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Samsung builds mobile phone RFID chip

RFID chips set for bus stops, cinemas & medicine

Samsung Electronics has developed an RFID (radio frequency identification) chip it hopes will turn mobile phones into more useful tools to tell people about the products and services they want.

Samsung's principal innovation in this area has been to design an RFID reader chip that can read different types of RFID tags. Normally, it takes more than one chip to read different kinds of RFID tags. The new chip will one day find its way into handheld devices, such as mobile phones, although the company did not say when that would happen.

When it does, people will be able to read RFID tags on products and other items meant to make the world an easier place to navigate. For example, some RFID tags on food or medicine products might give information on ingredients or dosages, while RFID tags at bus stops can offer schedules or tell when the next bus will arrive.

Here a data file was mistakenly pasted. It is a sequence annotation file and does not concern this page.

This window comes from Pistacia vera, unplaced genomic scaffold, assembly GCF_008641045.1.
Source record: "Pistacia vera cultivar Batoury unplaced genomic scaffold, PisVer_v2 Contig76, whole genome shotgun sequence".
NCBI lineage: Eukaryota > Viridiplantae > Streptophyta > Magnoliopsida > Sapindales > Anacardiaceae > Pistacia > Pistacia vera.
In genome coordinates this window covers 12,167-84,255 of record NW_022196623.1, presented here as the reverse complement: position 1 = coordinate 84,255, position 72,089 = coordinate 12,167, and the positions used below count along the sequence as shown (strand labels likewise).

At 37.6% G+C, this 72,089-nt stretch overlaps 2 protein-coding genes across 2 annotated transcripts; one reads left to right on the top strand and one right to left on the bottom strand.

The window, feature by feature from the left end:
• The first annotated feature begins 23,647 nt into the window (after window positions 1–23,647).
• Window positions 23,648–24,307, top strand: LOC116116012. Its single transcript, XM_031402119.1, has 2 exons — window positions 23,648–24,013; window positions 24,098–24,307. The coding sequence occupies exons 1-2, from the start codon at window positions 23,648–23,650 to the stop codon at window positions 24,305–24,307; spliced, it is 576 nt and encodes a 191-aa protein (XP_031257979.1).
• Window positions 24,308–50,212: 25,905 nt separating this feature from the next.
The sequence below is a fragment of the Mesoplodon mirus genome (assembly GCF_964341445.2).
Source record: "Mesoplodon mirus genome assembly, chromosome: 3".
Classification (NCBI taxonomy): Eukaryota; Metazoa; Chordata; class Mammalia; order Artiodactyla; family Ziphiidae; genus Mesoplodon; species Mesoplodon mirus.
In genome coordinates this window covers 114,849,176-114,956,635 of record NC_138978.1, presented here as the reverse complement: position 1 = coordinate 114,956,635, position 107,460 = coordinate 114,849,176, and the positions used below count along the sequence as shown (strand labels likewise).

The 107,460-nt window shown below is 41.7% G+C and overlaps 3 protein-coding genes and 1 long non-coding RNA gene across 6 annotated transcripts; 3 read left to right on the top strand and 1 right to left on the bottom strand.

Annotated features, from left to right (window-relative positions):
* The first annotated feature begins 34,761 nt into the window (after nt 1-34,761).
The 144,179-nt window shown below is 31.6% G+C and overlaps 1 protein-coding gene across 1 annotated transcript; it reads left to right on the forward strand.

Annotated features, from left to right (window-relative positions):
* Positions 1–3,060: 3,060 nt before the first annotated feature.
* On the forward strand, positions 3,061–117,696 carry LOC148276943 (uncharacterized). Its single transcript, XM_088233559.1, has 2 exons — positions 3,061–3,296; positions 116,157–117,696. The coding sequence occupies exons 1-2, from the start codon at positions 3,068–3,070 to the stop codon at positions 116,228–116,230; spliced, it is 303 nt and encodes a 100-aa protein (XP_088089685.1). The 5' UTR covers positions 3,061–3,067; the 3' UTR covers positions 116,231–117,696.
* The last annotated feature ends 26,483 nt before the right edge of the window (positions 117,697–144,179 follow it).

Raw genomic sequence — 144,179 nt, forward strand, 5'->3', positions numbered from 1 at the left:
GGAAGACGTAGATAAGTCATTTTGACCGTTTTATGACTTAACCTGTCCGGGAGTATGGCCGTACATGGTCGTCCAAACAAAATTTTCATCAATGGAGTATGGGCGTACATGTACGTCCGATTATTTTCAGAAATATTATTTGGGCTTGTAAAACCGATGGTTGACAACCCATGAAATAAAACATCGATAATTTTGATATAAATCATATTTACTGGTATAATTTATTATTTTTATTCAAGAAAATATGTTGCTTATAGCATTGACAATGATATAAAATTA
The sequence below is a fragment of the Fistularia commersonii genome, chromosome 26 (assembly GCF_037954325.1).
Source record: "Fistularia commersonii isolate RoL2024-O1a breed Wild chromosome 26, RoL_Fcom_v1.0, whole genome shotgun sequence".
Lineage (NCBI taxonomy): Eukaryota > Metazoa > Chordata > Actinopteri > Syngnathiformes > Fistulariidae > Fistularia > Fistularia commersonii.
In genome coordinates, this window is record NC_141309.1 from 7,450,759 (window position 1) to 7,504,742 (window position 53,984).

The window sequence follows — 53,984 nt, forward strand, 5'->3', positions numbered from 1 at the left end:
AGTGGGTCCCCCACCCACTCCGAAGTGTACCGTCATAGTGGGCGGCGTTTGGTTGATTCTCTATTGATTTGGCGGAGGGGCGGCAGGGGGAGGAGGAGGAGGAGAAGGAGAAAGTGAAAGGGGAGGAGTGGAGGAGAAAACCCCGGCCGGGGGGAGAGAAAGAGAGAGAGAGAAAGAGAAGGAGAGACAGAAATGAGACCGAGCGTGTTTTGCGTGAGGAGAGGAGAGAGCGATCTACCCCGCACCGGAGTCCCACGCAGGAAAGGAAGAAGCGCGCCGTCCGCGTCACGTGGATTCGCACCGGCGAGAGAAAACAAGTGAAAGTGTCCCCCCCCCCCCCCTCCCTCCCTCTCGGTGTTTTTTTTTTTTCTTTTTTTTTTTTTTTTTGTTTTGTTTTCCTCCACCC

The usefulness of RFID chips will grow as more companies put information on RFID tags and other devices meant for the technology. In Taiwan, for example, one local mobile network operator plans to work with cinemas to put movie times on RFID tags in movie posters, so people can check on times while in popular shopping areas.

But the majority of RFID tags in use on products today are for tracking where products are, not offering significant information about the items.

RFID technology is still in the early stages of use, a spokeswoman for Samsung in Seoul said, and Samsung currently has no timeline for when the RFID reader chips might enter mass production. The company plans to wait until RFID technology is more mature, she said.


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